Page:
Boardman’s SLR 8.9 is a banger of a bike. The carbon frame means it’s lighter than nearly all of its competitors, and whilst its rim stoppers are falling out of fashion, the reality is that most disc models at this price come with cable versions that proved, in our tests, to be no more efficient in all but the worst conditions. The only downside is the restrictive tyre clearance, if that doesn't bother you, this bike is an excellent investment that - with a few upgrades - could really grow with you over time.
Rim brakes have plenty of bite
Narrow tyre clearance
Boardman’s SLR is a reinvention of its Team Carbon, a frame raced to Olympic glory by Nicole Cooke back in 2008. The new name came with a major frame overhaul, but the bike has maintained its character, and it’s one that has won countless awards - and for good reason.
In 2021, this crept up to £1,100, influenced by the assorted pressures that the year has brought. But for that, it gives up an exceptional ride, lower weight than competitors, and though it may use rim stoppers our tests showed they were more effective than cable-actuated discs available elsewhere.
Boardman SLR 8.9: frame and components
Available in men’s and women’s builds - the differences being in choice of stem, handlebars, and saddle - the 8.9 uses Boardman’s C7 carbon, constructed from Toray T700 carbon. This isn’t as stiff as the dream material we see on top-end frames, which means a bit more material needs to be used resulting in a slightly heavier frame. However, at the £1,100 mark, this is excellent quality.
We tested the Boardman 8.9 alongside the Genesis CDA 30, Giant Contend AL 4 and one further bike yet to be released. Each bike was tested with the standard tyres specced, as well as the Schwalbe Pro One as a control option.
Of the four, the Boardman SLR 8.9 is the only bike that uses carbon as its base frame material, and of course the fork and steerer are carbon too. The cables are semi-internal, routing into the down tube and top tube but remaining external from the bar for relatively easy maintenance. Boardman opts for a press-fit bottom bracket.
Impressively, Boardman has used CFD and wind tunnel testing to optimise this frame aerodynamically, the brand built its own wind tunnel at the Boardman Performance Centre back in 2018. Windtunnel time is excruciatingly expensive, but building one is even more so - evidently, Boardman wanted to make the most from its investment.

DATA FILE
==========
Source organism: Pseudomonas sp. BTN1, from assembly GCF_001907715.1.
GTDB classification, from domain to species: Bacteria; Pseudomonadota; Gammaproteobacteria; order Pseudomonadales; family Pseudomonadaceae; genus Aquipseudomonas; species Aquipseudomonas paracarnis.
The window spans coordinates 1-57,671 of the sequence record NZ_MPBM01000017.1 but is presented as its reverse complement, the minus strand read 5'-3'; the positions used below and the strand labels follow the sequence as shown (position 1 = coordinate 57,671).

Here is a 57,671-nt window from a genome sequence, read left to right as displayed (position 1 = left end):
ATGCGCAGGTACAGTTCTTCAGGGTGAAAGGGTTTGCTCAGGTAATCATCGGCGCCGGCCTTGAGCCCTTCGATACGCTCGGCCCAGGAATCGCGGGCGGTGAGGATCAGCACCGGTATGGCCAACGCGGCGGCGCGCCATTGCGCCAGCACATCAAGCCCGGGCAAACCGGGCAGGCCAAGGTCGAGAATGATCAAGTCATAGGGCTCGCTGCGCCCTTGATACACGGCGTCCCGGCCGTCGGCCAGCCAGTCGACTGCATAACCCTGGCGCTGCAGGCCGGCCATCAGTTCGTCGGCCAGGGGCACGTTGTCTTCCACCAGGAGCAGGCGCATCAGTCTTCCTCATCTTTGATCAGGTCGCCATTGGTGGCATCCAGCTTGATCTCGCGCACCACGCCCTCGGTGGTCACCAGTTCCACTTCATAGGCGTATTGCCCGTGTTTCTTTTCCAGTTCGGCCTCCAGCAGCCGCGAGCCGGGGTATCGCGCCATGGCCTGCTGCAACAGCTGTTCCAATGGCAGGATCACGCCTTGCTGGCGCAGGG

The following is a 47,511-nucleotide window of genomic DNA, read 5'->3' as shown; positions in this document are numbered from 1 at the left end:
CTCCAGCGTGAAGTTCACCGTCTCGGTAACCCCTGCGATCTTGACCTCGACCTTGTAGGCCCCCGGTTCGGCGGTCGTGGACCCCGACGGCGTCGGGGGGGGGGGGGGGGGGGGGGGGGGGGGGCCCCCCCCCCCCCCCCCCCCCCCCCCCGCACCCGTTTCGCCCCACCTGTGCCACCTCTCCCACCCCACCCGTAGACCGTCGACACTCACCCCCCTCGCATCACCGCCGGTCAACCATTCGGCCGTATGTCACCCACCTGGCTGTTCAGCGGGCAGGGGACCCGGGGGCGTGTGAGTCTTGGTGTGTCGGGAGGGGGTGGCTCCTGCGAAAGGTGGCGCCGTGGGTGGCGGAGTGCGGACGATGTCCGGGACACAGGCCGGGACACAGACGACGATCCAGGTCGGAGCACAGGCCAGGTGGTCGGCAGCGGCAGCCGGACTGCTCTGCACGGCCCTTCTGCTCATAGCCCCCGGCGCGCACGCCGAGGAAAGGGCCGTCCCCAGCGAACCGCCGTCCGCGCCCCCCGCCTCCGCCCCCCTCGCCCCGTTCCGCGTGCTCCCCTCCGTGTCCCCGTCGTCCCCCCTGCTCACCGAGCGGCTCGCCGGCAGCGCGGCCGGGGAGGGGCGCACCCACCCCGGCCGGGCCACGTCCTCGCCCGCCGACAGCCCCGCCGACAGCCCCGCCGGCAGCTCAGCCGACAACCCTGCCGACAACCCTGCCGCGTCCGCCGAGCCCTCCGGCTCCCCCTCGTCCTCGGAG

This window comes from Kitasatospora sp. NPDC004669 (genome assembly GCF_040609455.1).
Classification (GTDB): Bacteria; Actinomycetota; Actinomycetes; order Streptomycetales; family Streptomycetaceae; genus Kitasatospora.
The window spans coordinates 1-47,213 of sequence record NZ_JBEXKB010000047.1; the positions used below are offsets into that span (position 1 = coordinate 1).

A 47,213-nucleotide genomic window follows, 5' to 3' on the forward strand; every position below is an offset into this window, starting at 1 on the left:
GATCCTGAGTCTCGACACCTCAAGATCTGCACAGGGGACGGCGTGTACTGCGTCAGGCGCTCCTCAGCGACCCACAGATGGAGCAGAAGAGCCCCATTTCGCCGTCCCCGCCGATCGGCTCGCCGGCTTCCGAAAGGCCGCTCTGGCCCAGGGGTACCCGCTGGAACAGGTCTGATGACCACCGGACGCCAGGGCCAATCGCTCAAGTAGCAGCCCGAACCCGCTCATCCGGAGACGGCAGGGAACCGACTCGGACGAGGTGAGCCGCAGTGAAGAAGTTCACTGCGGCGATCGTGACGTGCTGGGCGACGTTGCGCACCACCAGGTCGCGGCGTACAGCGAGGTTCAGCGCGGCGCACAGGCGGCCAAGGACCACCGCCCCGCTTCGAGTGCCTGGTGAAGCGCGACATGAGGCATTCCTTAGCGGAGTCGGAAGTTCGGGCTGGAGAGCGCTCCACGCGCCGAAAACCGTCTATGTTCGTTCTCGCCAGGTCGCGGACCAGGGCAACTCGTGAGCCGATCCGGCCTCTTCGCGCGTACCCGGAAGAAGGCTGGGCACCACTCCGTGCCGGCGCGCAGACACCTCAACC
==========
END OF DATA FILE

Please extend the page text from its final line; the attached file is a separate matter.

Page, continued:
With wind tunnel testing you’d expect a racey geometry. Boardman has gone half way there. The small on test has a stack/reach of 520mm/376mm - this is lower than the other bikes on test by quite a bit but the reach isn’t far out, and the 70mm stem specced on this model brings the bars closer, too. Pop a longer stem on and this is a bike that could place you in an aggressive position, but it’s not back achingly so by any means.
The size small comes with a head angle of 70.5, this is rather shallow for an otherwise fairly racey bike. When asked, Boardman confirmed that this is in order to prevent toe overlap on the smaller sizes, the larger bikes come with steeper angles of 72-73. It's a shame that riders on the smaller bike won't be getting quite the same experience, however, I didn't note any sluggishness in handling at all.
Boardman has opted for a high bottom bracket, and this increases clearance as well as creating a fun, skitty personality - though it does sacrifice stability.
Impressively, Boardman has been able to dress this frameset with Shimano 105 shifters and derailleurs, which means riders benefit from 11-speed shifting, something competitors within our grouptest could not provide. The cassette is non-series and the compact chainset is from FSA, but these are functional and can always be upgraded at a later date to save weight if desired.